The army gave out 511 moral waivers to soldiers with felony convictions last year. Criminals got 249 army waivers in 2006, a sign that the demand for US forces in Iraq has forced a sharp increase in the number of criminals allowed on the battlefield.

The felons accepted into the army and marines included 87 soldiers convicted of assault or maiming, 130 convicted of non-cannabis-related drug offences, seven convicted of making terrorist threats, and two convicted of indecent behaviour with a child. Waivers were also granted to 500 burglars and thieves, 19 arsonists and nine sex offenders.

The new data were released by the oversight committee of the House of Representatives. Henry Waxman, the Democratic chairman of the oversight panel, said that while “providing opportunities to individuals who have served their sentences and rehabilitated themselves” is important, the waivers are a sign that the US military is stretched too thin.

The number of moral waivers in the military, mostly for misdemeanours such as speeding fines, reached 34,476 in 2006, or nearly 20% of all enlisted soldiers, according to the Palm Centre at the University of California. Recruits with felony convictions are more likely than other soldiers to drop out or be released from the military.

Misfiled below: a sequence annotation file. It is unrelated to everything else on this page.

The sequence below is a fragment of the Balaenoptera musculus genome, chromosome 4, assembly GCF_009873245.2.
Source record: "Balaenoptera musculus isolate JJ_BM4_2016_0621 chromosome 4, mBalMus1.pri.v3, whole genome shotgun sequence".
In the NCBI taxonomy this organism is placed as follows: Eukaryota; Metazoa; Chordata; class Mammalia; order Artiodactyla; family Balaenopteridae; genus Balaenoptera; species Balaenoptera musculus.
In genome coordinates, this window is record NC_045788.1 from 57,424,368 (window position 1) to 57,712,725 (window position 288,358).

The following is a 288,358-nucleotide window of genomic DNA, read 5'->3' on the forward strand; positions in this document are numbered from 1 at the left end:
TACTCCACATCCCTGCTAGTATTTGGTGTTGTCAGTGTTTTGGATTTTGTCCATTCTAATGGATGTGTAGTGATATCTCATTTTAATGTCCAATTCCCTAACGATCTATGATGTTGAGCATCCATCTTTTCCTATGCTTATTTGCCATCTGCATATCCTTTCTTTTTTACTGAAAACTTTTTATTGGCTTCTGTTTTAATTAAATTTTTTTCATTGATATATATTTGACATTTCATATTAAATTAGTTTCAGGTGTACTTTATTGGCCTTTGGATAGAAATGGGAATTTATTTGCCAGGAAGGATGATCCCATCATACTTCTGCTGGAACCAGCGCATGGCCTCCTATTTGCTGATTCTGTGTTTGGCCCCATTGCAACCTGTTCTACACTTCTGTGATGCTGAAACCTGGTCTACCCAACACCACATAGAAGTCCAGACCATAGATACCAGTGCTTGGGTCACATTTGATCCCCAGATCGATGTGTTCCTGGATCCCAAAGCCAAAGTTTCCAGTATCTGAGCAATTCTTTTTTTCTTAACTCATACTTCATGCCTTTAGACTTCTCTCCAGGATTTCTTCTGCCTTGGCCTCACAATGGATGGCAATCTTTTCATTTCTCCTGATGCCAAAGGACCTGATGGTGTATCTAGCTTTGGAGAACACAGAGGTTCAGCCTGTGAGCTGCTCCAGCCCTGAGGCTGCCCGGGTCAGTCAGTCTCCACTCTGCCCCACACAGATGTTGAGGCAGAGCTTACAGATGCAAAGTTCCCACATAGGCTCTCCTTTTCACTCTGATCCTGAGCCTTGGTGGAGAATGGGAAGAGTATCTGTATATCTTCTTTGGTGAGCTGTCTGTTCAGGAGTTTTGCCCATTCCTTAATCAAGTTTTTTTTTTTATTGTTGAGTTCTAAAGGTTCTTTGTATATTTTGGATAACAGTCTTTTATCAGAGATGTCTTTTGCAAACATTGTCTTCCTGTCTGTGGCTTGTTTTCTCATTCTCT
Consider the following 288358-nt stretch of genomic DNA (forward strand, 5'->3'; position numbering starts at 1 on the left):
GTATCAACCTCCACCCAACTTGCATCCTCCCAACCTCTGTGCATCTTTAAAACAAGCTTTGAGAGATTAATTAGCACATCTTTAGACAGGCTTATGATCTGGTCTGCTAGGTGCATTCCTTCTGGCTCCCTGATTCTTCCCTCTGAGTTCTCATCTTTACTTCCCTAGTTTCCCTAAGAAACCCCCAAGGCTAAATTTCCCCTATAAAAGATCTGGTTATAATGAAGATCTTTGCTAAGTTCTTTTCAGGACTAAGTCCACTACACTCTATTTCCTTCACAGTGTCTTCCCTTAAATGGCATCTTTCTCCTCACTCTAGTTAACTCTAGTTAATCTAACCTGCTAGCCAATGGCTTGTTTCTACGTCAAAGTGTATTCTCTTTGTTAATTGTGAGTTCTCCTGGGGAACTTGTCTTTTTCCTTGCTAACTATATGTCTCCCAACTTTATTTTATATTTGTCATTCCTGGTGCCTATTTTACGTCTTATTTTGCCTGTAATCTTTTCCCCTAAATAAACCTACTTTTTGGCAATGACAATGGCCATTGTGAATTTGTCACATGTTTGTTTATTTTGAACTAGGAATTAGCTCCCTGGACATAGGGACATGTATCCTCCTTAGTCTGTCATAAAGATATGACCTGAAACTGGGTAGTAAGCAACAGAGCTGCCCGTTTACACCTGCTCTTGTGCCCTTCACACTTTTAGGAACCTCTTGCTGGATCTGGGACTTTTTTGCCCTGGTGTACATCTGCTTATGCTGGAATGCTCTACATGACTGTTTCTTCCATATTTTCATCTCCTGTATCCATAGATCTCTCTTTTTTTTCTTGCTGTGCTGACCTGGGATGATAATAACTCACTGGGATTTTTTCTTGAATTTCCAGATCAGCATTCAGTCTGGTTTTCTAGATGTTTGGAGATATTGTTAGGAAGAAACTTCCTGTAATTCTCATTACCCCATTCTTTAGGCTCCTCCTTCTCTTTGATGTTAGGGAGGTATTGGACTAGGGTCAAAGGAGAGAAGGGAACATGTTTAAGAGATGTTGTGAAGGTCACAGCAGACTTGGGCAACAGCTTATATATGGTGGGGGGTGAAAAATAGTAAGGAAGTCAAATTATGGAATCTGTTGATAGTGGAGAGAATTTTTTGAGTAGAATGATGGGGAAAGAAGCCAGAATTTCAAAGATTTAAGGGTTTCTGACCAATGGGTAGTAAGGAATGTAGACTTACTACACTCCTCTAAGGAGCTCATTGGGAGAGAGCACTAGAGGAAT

More than one felony conviction disqualifies recruits from the army or marines, but the navy and air force can admit those with multiple offences.

Hundreds of children “lost” by child protective services to sex trade

Lost 400 children may have been trafficked into sex or drugs trade

· Rise in foreign youngsters missing from care in UK

· Government action plan ‘failing to protect victims’

The Guardian | Apr 23, 2008

by Robert Booth

More than 400 foreign children, many suspected of being trafficked into the sex or drug trade in Britain, have gone missing from local authority care.